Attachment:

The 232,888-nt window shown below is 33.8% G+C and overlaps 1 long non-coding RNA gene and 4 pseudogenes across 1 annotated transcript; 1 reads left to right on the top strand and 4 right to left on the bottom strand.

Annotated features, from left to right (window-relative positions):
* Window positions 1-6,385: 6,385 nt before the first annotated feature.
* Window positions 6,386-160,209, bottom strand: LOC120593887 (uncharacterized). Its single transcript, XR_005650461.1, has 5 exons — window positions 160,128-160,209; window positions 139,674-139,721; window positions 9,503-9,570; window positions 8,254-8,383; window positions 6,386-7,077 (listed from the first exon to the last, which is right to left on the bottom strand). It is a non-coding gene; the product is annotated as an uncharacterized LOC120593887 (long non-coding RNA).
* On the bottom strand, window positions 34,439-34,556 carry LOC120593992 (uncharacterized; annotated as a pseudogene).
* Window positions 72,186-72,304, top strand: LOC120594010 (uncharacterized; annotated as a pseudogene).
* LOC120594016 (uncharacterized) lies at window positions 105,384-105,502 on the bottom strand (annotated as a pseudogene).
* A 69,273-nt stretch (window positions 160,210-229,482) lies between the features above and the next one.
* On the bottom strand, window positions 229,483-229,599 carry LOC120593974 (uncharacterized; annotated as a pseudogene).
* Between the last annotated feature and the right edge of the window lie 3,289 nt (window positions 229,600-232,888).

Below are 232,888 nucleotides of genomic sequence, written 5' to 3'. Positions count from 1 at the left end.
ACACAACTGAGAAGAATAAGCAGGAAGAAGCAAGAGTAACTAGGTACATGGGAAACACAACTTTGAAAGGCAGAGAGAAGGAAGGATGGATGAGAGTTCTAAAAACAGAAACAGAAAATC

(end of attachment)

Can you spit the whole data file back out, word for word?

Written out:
The 232,888-nt window shown below is 33.8% G+C and overlaps 1 long non-coding RNA gene and 4 pseudogenes across 1 annotated transcript; 1 reads left to right on the top strand and 4 right to left on the bottom strand.

Annotated features, from left to right (window-relative positions):
* Window positions 1-6,385: 6,385 nt before the first annotated feature.
* Window positions 6,386-160,209, bottom strand: LOC120593887 (uncharacterized). Its single transcript, XR_005650461.1, has 5 exons — window positions 160,128-160,209; window positions 139,674-139,721; window positions 9,503-9,570; window positions 8,254-8,383; window positions 6,386-7,077 (listed from the first exon to the last, which is right to left on the bottom strand). It is a non-coding gene; the product is annotated as an uncharacterized LOC120593887 (long non-coding RNA).
* On the bottom strand, window positions 34,439-34,556 carry LOC120593992 (uncharacterized; annotated as a pseudogene).
* Window positions 72,186-72,304, top strand: LOC120594010 (uncharacterized; annotated as a pseudogene).
* LOC120594016 (uncharacterized) lies at window positions 105,384-105,502 on the bottom strand (annotated as a pseudogene).
* A 69,273-nt stretch (window positions 160,210-229,482) lies between the features above and the next one.
* On the bottom strand, window positions 229,483-229,599 carry LOC120593974 (uncharacterized; annotated as a pseudogene).
* Between the last annotated feature and the right edge of the window lie 3,289 nt (window positions 229,600-232,888).

Below are 232,888 nucleotides of genomic sequence, written 5' to 3'. Positions count from 1 at the left end.
ACACAACTGAGAAGAATAAGCAGGAAGAAGCAAGAGTAACTAGGTACATGGGAAACACAACTTTGAAAGGCAGAGAGAAGGAAGGATGGATGAGAGTTCTAAAAACAGAAACAGAAAATC